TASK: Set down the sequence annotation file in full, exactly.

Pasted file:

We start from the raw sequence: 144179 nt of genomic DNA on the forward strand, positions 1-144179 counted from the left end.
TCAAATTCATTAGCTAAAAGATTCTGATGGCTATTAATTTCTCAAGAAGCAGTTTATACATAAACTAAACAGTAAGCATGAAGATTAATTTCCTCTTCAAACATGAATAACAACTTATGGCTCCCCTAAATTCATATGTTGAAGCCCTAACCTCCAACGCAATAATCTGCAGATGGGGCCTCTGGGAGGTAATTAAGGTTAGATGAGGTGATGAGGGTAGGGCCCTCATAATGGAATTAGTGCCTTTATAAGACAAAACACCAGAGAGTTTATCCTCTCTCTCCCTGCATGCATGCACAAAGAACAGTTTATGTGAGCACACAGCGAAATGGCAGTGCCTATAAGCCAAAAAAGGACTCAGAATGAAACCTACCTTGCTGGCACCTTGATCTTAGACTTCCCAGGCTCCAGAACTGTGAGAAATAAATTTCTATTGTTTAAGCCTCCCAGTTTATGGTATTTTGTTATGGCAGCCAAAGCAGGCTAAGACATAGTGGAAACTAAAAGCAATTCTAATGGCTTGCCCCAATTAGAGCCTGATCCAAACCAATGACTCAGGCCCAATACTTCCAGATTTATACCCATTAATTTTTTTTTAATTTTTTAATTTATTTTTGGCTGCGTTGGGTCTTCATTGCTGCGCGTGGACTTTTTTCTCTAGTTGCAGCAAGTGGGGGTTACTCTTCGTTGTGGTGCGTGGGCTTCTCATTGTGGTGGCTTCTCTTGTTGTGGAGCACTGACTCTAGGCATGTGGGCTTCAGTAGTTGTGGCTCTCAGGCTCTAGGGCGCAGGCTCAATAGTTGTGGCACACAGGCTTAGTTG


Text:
We start from the raw sequence: 144179 nt of genomic DNA on the forward strand, positions 1-144179 counted from the left end.
TCAAATTCATTAGCTAAAAGATTCTGATGGCTATTAATTTCTCAAGAAGCAGTTTATACATAAACTAAACAGTAAGCATGAAGATTAATTTCCTCTTCAAACATGAATAACAACTTATGGCTCCCCTAAATTCATATGTTGAAGCCCTAACCTCCAACGCAATAATCTGCAGATGGGGCCTCTGGGAGGTAATTAAGGTTAGATGAGGTGATGAGGGTAGGGCCCTCATAATGGAATTAGTGCCTTTATAAGACAAAACACCAGAGAGTTTATCCTCTCTCTCCCTGCATGCATGCACAAAGAACAGTTTATGTGAGCACACAGCGAAATGGCAGTGCCTATAAGCCAAAAAAGGACTCAGAATGAAACCTACCTTGCTGGCACCTTGATCTTAGACTTCCCAGGCTCCAGAACTGTGAGAAATAAATTTCTATTGTTTAAGCCTCCCAGTTTATGGTATTTTGTTATGGCAGCCAAAGCAGGCTAAGACATAGTGGAAACTAAAAGCAATTCTAATGGCTTGCCCCAATTAGAGCCTGATCCAAACCAATGACTCAGGCCCAATACTTCCAGATTTATACCCATTAATTTTTTTTTAATTTTTTAATTTATTTTTGGCTGCGTTGGGTCTTCATTGCTGCGCGTGGACTTTTTTCTCTAGTTGCAGCAAGTGGGGGTTACTCTTCGTTGTGGTGCGTGGGCTTCTCATTGTGGTGGCTTCTCTTGTTGTGGAGCACTGACTCTAGGCATGTGGGCTTCAGTAGTTGTGGCTCTCAGGCTCTAGGGCGCAGGCTCAATAGTTGTGGCACACAGGCTTAGTTG